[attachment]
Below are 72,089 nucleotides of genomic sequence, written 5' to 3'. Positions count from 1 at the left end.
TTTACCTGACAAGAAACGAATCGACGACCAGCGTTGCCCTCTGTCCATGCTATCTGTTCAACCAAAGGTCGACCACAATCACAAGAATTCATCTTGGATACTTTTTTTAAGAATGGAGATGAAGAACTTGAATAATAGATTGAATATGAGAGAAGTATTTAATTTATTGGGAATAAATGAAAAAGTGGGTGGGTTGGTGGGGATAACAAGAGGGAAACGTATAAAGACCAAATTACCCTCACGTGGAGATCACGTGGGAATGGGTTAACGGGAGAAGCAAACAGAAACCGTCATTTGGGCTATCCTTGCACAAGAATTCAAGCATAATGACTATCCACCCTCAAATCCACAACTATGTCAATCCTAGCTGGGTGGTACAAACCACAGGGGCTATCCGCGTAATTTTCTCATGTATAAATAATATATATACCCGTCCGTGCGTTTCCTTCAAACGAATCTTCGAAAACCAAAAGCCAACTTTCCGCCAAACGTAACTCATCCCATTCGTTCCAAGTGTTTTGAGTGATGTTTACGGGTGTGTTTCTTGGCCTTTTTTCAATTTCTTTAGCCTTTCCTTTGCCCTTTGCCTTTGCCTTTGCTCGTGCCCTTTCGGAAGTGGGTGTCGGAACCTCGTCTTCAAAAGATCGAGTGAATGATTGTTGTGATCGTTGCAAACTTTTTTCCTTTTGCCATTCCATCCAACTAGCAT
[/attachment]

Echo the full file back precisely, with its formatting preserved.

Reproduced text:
Below are 72,089 nucleotides of genomic sequence, written 5' to 3'. Positions count from 1 at the left end.
TTTACCTGACAAGAAACGAATCGACGACCAGCGTTGCCCTCTGTCCATGCTATCTGTTCAACCAAAGGTCGACCACAATCACAAGAATTCATCTTGGATACTTTTTTTAAGAATGGAGATGAAGAACTTGAATAATAGATTGAATATGAGAGAAGTATTTAATTTATTGGGAATAAATGAAAAAGTGGGTGGGTTGGTGGGGATAACAAGAGGGAAACGTATAAAGACCAAATTACCCTCACGTGGAGATCACGTGGGAATGGGTTAACGGGAGAAGCAAACAGAAACCGTCATTTGGGCTATCCTTGCACAAGAATTCAAGCATAATGACTATCCACCCTCAAATCCACAACTATGTCAATCCTAGCTGGGTGGTACAAACCACAGGGGCTATCCGCGTAATTTTCTCATGTATAAATAATATATATACCCGTCCGTGCGTTTCCTTCAAACGAATCTTCGAAAACCAAAAGCCAACTTTCCGCCAAACGTAACTCATCCCATTCGTTCCAAGTGTTTTGAGTGATGTTTACGGGTGTGTTTCTTGGCCTTTTTTCAATTTCTTTAGCCTTTCCTTTGCCCTTTGCCTTTGCCTTTGCTCGTGCCCTTTCGGAAGTGGGTGTCGGAACCTCGTCTTCAAAAGATCGAGTGAATGATTGTTGTGATCGTTGCAAACTTTTTTCCTTTTGCCATTCCATCCAACTAGCAT